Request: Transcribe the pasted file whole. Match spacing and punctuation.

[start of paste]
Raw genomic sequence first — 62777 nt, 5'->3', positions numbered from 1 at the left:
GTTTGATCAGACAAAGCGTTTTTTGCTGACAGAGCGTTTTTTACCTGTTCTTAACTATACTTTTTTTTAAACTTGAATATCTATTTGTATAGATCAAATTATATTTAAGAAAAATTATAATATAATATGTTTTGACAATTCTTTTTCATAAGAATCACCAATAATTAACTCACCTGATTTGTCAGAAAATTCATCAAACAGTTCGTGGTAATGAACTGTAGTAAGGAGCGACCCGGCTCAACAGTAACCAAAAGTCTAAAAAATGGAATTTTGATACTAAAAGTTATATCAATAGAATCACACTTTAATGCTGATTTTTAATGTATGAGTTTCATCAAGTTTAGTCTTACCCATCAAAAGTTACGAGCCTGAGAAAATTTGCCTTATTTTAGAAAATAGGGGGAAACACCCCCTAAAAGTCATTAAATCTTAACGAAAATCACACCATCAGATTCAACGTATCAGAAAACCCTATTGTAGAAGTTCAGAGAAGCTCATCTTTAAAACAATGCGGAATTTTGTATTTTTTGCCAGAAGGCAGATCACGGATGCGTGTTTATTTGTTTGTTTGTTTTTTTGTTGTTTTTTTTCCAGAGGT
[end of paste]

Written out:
Raw genomic sequence first — 62777 nt, 5'->3', positions numbered from 1 at the left:
GTTTGATCAGACAAAGCGTTTTTTGCTGACAGAGCGTTTTTTACCTGTTCTTAACTATACTTTTTTTTAAACTTGAATATCTATTTGTATAGATCAAATTATATTTAAGAAAAATTATAATATAATATGTTTTGACAATTCTTTTTCATAAGAATCACCAATAATTAACTCACCTGATTTGTCAGAAAATTCATCAAACAGTTCGTGGTAATGAACTGTAGTAAGGAGCGACCCGGCTCAACAGTAACCAAAAGTCTAAAAAATGGAATTTTGATACTAAAAGTTATATCAATAGAATCACACTTTAATGCTGATTTTTAATGTATGAGTTTCATCAAGTTTAGTCTTACCCATCAAAAGTTACGAGCCTGAGAAAATTTGCCTTATTTTAGAAAATAGGGGGAAACACCCCCTAAAAGTCATTAAATCTTAACGAAAATCACACCATCAGATTCAACGTATCAGAAAACCCTATTGTAGAAGTTCAGAGAAGCTCATCTTTAAAACAATGCGGAATTTTGTATTTTTTGCCAGAAGGCAGATCACGGATGCGTGTTTATTTGTTTGTTTGTTTTTTTGTTGTTTTTTTTCCAGAGGT